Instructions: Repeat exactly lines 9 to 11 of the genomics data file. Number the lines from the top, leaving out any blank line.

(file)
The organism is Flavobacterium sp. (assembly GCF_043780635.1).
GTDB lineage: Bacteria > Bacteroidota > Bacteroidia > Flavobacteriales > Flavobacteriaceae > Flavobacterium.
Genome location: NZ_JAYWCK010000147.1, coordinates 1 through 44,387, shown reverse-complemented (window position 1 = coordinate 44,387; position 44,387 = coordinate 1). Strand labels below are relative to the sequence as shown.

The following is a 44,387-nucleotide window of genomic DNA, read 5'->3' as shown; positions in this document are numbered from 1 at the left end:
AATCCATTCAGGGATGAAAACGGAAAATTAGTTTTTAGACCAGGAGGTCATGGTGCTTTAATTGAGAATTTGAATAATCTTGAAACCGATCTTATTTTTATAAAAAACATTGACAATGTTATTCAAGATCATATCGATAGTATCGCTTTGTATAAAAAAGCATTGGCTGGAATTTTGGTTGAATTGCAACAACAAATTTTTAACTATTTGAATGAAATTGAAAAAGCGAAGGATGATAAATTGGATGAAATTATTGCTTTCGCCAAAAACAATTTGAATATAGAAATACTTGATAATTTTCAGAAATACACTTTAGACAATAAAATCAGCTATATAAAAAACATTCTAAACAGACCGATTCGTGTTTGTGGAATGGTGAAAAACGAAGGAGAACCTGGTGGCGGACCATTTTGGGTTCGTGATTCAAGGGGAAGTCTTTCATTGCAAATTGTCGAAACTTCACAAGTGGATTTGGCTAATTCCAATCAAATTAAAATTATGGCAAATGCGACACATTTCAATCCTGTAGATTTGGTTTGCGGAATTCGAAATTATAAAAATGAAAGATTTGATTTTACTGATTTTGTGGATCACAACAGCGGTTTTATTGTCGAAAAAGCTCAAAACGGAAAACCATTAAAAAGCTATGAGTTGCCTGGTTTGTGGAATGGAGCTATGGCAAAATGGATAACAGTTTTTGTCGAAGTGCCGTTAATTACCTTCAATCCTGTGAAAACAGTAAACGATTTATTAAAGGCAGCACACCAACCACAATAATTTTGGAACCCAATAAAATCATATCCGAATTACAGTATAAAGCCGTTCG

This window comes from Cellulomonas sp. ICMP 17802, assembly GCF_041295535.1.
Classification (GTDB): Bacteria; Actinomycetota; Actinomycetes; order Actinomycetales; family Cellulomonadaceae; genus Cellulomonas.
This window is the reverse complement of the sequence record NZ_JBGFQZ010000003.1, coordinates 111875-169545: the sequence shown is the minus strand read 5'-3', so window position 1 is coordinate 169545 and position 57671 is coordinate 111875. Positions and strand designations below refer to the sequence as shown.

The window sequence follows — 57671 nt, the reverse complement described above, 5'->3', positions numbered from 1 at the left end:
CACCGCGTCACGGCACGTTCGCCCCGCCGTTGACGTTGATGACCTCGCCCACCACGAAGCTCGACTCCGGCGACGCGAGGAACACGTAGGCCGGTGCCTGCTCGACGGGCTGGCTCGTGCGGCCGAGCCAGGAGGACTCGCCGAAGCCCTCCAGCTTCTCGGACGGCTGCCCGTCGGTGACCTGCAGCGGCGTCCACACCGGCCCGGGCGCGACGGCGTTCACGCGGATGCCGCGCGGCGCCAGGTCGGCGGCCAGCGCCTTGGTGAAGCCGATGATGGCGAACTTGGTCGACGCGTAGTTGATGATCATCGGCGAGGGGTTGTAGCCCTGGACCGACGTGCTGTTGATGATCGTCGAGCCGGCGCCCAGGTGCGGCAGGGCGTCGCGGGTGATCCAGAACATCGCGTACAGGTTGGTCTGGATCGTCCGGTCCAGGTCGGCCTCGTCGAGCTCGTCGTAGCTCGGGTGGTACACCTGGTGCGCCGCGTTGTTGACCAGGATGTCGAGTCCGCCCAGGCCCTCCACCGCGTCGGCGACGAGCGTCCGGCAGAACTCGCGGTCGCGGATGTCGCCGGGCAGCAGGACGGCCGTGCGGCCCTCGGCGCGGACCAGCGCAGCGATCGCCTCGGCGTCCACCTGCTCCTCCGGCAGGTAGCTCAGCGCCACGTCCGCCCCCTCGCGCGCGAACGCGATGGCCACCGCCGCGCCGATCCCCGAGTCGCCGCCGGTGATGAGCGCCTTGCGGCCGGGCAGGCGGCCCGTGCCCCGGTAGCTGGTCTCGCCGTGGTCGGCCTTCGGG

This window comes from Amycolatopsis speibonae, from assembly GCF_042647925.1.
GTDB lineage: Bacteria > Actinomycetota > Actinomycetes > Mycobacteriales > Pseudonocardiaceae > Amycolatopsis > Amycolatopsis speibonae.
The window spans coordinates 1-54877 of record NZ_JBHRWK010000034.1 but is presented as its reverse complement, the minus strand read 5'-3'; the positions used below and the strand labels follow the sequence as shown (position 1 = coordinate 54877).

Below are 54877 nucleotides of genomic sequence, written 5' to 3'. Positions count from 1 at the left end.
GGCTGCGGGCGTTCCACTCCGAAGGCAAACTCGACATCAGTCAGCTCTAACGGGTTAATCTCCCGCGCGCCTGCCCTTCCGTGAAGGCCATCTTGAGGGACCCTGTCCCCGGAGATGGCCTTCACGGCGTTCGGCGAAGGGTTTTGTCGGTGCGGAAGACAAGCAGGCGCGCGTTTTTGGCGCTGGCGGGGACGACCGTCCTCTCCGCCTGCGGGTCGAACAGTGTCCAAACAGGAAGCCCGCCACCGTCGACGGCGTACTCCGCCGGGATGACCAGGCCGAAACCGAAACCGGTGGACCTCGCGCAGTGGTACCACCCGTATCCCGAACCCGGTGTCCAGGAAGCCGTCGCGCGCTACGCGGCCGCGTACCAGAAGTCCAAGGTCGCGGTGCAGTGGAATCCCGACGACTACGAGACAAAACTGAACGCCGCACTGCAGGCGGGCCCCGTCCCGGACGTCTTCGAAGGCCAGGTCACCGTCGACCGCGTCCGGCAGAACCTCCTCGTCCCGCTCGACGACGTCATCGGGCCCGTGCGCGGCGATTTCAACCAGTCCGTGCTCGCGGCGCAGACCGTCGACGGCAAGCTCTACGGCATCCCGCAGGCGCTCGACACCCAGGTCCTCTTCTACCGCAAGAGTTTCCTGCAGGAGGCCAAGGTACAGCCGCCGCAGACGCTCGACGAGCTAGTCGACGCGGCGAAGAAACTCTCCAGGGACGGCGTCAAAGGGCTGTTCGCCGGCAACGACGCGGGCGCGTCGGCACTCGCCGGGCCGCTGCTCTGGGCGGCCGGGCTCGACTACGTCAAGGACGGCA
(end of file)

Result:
The window sequence follows — 57671 nt, the reverse complement described above, 5'->3', positions numbered from 1 at the left end:
CACCGCGTCACGGCACGTTCGCCCCGCCGTTGACGTTGATGACCTCGCCCACCACGAAGCTCGACTCCGGCGACGCGAGGAACACGTAGGCCGGTGCCTGCTCGACGGGCTGGCTCGTGCGGCCGAGCCAGGAGGACTCGCCGAAGCCCTCCAGCTTCTCGGACGGCTGCCCGTCGGTGACCTGCAGCGGCGTCCACACCGGCCCGGGCGCGACGGCGTTCACGCGGATGCCGCGCGGCGCCAGGTCGGCGGCCAGCGCCTTGGTGAAGCCGATGATGGCGAACTTGGTCGACGCGTAGTTGATGATCATCGGCGAGGGGTTGTAGCCCTGGACCGACGTGCTGTTGATGATCGTCGAGCCGGCGCCCAGGTGCGGCAGGGCGTCGCGGGTGATCCAGAACATCGCGTACAGGTTGGTCTGGATCGTCCGGTCCAGGTCGGCCTCGTCGAGCTCGTCGTAGCTCGGGTGGTACACCTGGTGCGCCGCGTTGTTGACCAGGATGTCGAGTCCGCCCAGGCCCTCCACCGCGTCGGCGACGAGCGTCCGGCAGAACTCGCGGTCGCGGATGTCGCCGGGCAGCAGGACGGCCGTGCGGCCCTCGGCGCGGACCAGCGCAGCGATCGCCTCGGCGTCCACCTGCTCCTCCGGCAGGTAGCTCAGCGCCACGTCCGCCCCCTCGCGCGCGAACGCGATGGCCACCGCCGCGCCGATCCCCGAGTCGCCGCCGGTGATGAGCGCCTTGCGGCCGGGCAGGCGGCCCGTGCCCCGGTAGCTGGTCTCGCCGTGGTCGGCCTTCGGG

This window comes from Amycolatopsis speibonae, from assembly GCF_042647925.1.